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Shape Adaptor

This repository contains the source code to support the paper: Shape Adaptor: A Learnable Resizing Module, by Shikun Liu and Adobe Research Team.

Shape Adaptor is a learnable pooling module designed for convolutional neural networks (CNNs), automatically learning suitable resizing factors for a training dataset.

alt text


This project evaluates on image classification tasks. For small-resolution datasets: CIFAR-10/100, and SVHN, you may directly download them based on the official PyTorch data loader. For fine-grained large-resolution datasets: Aircraft, CUB-200 and Stanford Cars, you may download the organised datasets with the PyTorch format in this link. In AutoTL experiments, we evaluated with the datasets available in this repo.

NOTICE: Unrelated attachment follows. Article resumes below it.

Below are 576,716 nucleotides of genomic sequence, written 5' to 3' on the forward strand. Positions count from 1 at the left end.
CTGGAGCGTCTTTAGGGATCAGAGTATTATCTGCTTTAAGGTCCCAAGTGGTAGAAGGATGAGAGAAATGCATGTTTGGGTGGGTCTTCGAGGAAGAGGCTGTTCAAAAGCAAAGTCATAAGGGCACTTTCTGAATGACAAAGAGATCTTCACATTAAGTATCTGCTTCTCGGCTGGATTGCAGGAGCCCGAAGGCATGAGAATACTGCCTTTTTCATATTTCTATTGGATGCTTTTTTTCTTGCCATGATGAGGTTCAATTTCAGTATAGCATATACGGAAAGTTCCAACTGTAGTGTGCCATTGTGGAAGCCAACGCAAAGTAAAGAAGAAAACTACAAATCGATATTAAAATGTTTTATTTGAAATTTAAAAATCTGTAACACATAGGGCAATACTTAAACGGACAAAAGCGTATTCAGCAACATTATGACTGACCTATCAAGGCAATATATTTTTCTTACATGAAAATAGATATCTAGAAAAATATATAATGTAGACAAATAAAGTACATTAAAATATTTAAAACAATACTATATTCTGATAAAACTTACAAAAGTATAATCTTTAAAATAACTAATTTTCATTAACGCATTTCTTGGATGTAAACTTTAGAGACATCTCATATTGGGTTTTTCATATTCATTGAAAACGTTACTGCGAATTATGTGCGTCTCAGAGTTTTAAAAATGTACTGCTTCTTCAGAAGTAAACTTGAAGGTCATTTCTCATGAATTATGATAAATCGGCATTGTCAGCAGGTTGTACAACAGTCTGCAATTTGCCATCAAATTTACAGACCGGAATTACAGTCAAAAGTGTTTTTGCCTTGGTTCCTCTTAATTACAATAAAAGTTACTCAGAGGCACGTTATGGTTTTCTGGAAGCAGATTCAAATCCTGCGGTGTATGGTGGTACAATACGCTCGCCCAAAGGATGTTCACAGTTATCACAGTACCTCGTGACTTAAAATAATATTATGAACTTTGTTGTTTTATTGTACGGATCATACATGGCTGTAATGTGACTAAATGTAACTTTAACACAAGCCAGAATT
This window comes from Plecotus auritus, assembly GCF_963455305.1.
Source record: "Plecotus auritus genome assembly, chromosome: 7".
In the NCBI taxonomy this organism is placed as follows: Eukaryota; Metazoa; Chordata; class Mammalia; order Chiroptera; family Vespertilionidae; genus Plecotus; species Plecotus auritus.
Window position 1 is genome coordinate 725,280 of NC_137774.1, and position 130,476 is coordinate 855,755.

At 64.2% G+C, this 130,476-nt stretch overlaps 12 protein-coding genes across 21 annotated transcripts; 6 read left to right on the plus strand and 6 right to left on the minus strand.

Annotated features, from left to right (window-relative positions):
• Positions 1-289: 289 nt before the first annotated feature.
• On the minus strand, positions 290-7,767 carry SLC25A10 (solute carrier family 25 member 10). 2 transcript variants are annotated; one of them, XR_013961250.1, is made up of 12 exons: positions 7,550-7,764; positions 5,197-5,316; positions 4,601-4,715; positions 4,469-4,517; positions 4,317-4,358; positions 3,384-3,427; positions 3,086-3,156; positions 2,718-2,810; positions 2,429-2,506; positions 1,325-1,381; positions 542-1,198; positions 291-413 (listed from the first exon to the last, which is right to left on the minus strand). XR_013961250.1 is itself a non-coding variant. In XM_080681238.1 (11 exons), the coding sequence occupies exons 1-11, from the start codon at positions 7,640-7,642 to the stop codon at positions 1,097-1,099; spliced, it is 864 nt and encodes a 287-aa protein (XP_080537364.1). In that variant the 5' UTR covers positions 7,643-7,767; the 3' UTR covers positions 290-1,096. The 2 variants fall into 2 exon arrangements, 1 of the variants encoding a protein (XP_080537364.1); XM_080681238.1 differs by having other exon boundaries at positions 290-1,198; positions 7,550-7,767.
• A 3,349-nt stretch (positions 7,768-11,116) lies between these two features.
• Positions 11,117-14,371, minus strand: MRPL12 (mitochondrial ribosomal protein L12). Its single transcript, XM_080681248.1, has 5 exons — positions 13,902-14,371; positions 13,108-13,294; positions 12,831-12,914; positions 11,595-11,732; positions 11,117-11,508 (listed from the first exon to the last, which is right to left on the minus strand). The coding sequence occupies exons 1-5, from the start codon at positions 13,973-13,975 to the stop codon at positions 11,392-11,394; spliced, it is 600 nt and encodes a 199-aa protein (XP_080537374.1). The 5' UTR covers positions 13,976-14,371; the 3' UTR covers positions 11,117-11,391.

Please note that part of the datasets provided in the above links, evaluated in Table 1 (in the original paper) and AutoTL, come from the same source, but they are different in pre-processing: All experiments done in Table 1 were based on raw, un-cropped images; while in AutoTL, the training images in some datasets were cropped (CUB-200, and Stanford Cars specifically, to be consistent with prior works).


You may reproduce most of the experiments presented in the paper with the following code.

File Names Description a list of dataset mean and variance used for data loader shape adaptor formulations and network architecture design for VGG, ResNet and MobileNetv2 training and evaluation for shape adaptor networks, vanilla human-defined networks, and AutoSC. training and evaluation for AutoTL